Ironically, the purity movement has much in common with pornography; both idealize passive, doll-like women who desire only to please men. Like pornography, it finds myriad ways to denigrate women. Those who remain virgins effectively remain girls and, as such, can’t — or shouldn’t — be trusted to make decisions about their own bodies. The fetishizing of virginity inspires grown women to embrace girlishness via vaginal rejuvenation surgeries and Brazilian bikini waxes. It’s hard to miss the connection between this glorification of "innocence" and the backlash against women’s advancement in education, work and the public sphere.

My own research suggests that …

Continue reading.

Written by Leisureguy

3 May 2009 at 9:30 am

Posted in Books, Daily life

Where we stand today on torture investigations

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Very interesting article in Newsweek by Michael Isikoff and Mark Hosenball:

When president Obama decided to release the Bush-era Justice Department’s interrogation memos last month, he tried to calm an anxious CIA by publicly declaring that operatives who "reasonably" relied on them would not face criminal prosecution. But agency officials still have plenty to worry about. Despite Obama’s assurances, a Justice Department special counsel is quietly ratcheting up his probe into a closely related subject: the CIA’s destruction of hundreds of hours of videotape showing the waterboarding of two high-value Qaeda suspects. At the same time, a Senate panel is planning the first public hearing dealing with CIA interrogations, including testimony from a star witness: Ali Soufan, the former FBI agent who vigorously protested the questioning of one of the detainees, terror suspect Abu Zubaydah.

In recent weeks, prosecutor John Durham has summoned CIA operatives back from overseas to testify before a federal grand jury, according to three legal sources familiar with the case who asked not to be identified discussing sensitive matters. The sources said Durham is also seeking testimony from agency lawyers who gave advice relating to the November 2005 decision by Jose Rodriguez, then chief of the CIA’s operations directorate, to destroy the tapes. The flurry of activity has surprised some lawyers on the case who had assumed Durham was planning to wind down his probe without bringing charges. Now they’re not so sure. Durham, who declined to comment, might simply be tying up loose ends in a closely watched case. But one continuing point of inquiry could spell trouble for the agency: allegations that CIA officials may have made false statements or obstructed justice in the case of convicted Qaeda conspirator Zacarias Moussaoui.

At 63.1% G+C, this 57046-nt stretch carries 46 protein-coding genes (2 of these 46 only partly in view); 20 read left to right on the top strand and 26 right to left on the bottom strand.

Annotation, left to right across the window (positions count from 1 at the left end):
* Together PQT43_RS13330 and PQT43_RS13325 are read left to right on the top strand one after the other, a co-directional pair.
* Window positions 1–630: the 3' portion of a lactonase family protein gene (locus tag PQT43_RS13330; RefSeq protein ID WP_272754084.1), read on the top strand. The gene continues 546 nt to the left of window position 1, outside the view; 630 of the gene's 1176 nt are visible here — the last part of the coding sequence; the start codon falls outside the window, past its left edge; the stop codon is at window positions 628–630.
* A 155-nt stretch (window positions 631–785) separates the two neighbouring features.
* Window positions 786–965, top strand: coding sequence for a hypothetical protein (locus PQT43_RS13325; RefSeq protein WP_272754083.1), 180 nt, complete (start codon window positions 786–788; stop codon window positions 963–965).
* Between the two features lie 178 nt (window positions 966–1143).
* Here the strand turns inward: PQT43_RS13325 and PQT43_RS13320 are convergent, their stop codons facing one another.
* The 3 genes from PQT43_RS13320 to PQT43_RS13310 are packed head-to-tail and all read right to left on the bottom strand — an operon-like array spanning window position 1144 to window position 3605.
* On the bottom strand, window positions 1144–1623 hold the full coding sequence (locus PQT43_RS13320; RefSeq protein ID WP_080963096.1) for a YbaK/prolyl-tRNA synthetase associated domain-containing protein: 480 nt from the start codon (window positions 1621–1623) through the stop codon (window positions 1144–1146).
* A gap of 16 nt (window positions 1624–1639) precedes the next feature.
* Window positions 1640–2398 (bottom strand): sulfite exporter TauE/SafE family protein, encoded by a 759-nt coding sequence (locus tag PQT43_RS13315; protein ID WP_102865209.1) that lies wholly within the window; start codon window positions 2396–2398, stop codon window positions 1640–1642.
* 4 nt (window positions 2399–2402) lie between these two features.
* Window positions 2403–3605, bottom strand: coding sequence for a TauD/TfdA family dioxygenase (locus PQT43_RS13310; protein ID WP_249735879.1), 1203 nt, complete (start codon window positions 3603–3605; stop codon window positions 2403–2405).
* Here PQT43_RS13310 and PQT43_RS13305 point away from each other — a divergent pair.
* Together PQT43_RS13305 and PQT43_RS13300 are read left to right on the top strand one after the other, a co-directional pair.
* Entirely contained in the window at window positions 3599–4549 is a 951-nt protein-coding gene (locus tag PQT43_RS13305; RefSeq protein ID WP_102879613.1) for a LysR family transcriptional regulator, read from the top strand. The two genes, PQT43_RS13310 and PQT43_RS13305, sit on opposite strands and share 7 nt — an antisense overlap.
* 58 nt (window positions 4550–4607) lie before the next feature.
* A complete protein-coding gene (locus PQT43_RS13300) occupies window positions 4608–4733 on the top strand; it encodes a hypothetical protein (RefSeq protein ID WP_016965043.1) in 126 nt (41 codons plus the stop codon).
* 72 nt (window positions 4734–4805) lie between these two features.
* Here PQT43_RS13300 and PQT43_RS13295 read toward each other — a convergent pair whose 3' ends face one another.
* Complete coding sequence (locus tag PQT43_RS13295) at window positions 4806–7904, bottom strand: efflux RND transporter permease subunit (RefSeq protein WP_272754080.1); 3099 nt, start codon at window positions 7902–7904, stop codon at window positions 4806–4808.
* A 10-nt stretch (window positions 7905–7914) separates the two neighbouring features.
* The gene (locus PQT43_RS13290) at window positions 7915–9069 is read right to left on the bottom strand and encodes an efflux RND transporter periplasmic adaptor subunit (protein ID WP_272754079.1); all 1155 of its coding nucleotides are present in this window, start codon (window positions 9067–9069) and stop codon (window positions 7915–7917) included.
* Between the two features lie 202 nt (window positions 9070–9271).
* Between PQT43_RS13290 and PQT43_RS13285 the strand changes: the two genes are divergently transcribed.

Durham was appointed by former attorney general Michael Mukasey shortly after the December 2007 revelation about Rodriguez’s decision. At the time, …

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Written by Leisureguy

3 May 2009 at 9:23 am

The tale of two interrogators

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Tim F. at Balloon Juice has a really good post on two great interrogators in WWII, along with an excellent conjecture on why torture was so enthusiastically embraced by the Bushies. By all means read it.

Written by Leisureguy

3 May 2009 at 9:20 am

Read Marcy Wheeler

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That’s a general injunction: you should have a RSS feed from her blog, She provides the most detailed and careful analyses of what’s going on that I’ve seen. Check out these two posts for examples:

The Next Anti-Union Myth: Obama Gave Them Chrysler

Addington’s Multiple Choice Torture Memos

Very detailed, very closely reasoned. Good stuff. Browse through her blog and you’ll find much like.

Written by Leisureguy

3 May 2009 at 9:10 am